Robert Shepherd and his sister Christianne died in October 2006
A brother and sister who died of carbon monoxide poisoning might have lived if their tour operator had carried out better checks, a Greek court has heard.
Thomas Cook employees, Nicola Gibson, 25, and Richard Carson, 27, are charged with the manslaughter by negligence of Robert and Christianne Shepherd.
The children, aged six and seven, died on a holiday in Corfu in October 2006.
District attorney Maria Tataki said: "Had the audits been more thorough the results may have been averted."
The children were on half-term holiday with their father Neil Shepherd, of Horbury, West Yorkshire, and his partner Ruth Beatson, who were both left in a coma as a result of the accident but survived.
Ms Tataki told Corfu Town courthouse on Monday that the Thomas Cook employees should have realised gas was being used in the bungalows.
She said: "I firmly believe that a tour operator like Thomas Cook should have conducted a more thorough check.
AT THE SCENE
Matt Cole, BBC News, Corfu
The day assigned for closing arguments quickly descended into a prolonged session of finger-pointing.
Lawyers took turns to stand and attempt to shift blame for Robert and Christianne's deaths, from their clients onto some or all of the other defendants.
Responsibility was moved around the courtroom as if on a merry-go-round, from employers to employees, from safety inspectors to engineering contractors.
Each lawyer began his statement promising to be brief. None was.
Sitting beneath a painting of Christ, the three judges began fidgeting and showing signs of restlessness.
Eventually the lead official snapped, explaining each counsel was there to defend their own client only and not to act as prosecutor for the others.
Watching on throughout, listening closely through translation headsets, were Robert and Christianne's parents, their long wait for justice perhaps finally nearing an end.
"It doesn't suffice to say that you trust the owners of the hotel, that you trust the managers of the hotel. No. It's not enough."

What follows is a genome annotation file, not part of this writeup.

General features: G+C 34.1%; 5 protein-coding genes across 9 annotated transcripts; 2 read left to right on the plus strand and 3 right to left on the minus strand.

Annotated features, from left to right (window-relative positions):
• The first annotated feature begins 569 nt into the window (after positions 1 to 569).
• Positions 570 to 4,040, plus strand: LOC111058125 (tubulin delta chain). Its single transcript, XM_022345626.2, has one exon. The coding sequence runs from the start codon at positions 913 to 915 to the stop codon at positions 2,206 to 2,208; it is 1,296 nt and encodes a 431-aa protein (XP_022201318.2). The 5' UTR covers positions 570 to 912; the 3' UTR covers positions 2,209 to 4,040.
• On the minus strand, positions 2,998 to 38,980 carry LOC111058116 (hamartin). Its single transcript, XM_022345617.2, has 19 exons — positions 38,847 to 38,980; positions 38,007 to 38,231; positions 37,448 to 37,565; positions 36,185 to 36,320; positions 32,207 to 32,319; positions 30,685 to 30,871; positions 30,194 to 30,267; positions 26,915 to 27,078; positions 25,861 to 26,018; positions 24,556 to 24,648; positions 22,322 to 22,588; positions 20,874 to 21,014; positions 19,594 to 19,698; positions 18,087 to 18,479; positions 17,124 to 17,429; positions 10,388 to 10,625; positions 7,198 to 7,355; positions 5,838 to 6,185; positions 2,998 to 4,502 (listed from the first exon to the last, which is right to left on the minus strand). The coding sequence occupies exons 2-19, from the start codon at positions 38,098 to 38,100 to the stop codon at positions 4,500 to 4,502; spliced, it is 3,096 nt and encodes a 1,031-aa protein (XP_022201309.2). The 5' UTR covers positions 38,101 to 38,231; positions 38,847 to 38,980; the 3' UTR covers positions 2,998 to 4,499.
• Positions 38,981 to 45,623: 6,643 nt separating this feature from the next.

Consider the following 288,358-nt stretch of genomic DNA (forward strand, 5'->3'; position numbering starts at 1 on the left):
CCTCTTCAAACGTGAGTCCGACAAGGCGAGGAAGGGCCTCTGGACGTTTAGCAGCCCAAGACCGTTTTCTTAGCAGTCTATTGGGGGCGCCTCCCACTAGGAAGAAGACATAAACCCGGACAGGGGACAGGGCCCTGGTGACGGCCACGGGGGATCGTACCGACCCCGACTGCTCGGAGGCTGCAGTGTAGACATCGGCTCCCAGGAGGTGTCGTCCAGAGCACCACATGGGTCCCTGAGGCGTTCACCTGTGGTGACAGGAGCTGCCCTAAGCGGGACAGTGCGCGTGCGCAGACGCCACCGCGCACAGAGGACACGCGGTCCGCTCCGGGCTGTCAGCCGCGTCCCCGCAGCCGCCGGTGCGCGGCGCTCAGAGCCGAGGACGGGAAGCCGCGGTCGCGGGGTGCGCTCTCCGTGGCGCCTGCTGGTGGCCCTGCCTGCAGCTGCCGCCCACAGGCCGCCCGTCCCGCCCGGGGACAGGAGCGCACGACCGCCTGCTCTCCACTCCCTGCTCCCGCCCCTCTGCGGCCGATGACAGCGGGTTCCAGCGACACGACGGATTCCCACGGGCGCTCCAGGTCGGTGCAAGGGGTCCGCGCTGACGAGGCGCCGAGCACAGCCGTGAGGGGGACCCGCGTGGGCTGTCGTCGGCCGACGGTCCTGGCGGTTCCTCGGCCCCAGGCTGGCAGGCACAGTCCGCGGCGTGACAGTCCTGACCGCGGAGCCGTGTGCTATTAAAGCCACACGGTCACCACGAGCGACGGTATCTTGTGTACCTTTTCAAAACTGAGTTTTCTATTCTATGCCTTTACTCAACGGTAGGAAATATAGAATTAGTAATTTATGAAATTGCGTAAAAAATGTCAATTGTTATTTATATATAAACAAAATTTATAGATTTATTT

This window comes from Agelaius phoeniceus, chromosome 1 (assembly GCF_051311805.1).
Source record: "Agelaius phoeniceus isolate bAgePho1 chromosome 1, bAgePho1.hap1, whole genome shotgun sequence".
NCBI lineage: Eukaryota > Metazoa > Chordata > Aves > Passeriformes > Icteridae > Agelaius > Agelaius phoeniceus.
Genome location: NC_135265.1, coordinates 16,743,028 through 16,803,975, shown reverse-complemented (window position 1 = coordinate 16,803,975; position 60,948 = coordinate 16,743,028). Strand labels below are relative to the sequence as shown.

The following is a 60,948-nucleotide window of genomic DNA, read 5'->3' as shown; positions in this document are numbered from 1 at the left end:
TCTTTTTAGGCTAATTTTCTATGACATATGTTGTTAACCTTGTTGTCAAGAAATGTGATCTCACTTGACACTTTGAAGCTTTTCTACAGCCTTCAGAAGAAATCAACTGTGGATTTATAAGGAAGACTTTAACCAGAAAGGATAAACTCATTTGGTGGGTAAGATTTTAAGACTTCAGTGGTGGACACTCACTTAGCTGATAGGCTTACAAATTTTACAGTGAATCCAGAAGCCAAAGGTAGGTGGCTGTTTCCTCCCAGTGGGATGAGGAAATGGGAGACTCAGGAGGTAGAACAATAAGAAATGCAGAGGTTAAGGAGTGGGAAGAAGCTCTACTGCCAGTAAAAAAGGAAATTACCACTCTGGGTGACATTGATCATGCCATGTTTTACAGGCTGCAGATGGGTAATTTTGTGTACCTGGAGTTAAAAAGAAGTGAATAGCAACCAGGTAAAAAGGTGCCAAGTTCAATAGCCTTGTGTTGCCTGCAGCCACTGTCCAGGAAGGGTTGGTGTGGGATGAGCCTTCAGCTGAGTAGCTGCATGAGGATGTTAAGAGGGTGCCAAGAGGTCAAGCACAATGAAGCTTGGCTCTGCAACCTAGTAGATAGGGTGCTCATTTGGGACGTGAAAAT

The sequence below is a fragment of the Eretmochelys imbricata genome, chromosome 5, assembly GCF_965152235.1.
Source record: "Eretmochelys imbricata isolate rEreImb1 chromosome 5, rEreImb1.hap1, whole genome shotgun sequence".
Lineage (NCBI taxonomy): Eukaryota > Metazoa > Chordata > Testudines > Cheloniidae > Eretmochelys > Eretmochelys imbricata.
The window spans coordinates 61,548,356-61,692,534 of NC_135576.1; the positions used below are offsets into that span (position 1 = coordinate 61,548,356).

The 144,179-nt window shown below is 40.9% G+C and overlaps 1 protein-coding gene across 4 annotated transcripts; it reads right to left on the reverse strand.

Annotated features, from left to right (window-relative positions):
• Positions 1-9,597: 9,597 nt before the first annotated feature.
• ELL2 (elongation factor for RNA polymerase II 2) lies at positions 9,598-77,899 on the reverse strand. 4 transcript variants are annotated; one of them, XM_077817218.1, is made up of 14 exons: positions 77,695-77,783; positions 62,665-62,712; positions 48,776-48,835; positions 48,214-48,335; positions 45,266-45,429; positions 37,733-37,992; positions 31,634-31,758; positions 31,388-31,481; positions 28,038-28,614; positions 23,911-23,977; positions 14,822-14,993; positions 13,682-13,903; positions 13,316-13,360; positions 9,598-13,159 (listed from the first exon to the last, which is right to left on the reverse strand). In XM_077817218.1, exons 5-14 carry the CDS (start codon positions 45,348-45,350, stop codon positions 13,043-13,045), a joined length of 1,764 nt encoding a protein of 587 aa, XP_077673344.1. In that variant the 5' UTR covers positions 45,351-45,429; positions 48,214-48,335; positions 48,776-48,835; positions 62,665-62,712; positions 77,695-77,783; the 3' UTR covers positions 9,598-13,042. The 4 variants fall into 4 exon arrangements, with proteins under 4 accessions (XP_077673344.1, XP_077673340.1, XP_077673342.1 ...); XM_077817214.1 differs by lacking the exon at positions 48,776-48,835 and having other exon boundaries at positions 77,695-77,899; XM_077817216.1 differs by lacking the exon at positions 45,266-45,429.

The court was told that Mr Carson had responsibility for filling out health and safety questionnaires, while Ms Gibson was an overseas representative.
Ms Tataki said they should have recognised that there were gas boilers present, even if the boilers were in outhouses next to the rooms and not in the rooms themselves.
But the court heard that Mr Carson accepted the hotel manager's information that there was no gas in the rooms.
The court heard how carbon monoxide fumes leaked into the bungalow from an outhouse next door where a "decrepit" boiler was leaking.
Public prosecutor Theodore Alissandratos told the court that Mr Carson should have at least asked what was in the outhouses.
He said: "He didn't perform a proper inspection of the area.
"The people who trust Thomas Cook with their vacation have the right to believe that they are safe.
"How can they be safe with an inspection like that? They can't be safe."
The court was told that if Thomas Cook had been alerted to the presence of gas boilers the company would have sent inspectors to check their safety.
A Thomas Cook spokesman said: "This accident happened because of a unique and unforeseeable set of circumstances for which neither Richard Carson or Nicola Gibson are responsible and should not be blamed in any way."
Nine Greeks, including the manager of the Louis Corcyra Beach Hotel in Gouvia, George Chrysikopoulos, are also on trial over the deaths.
The case continues.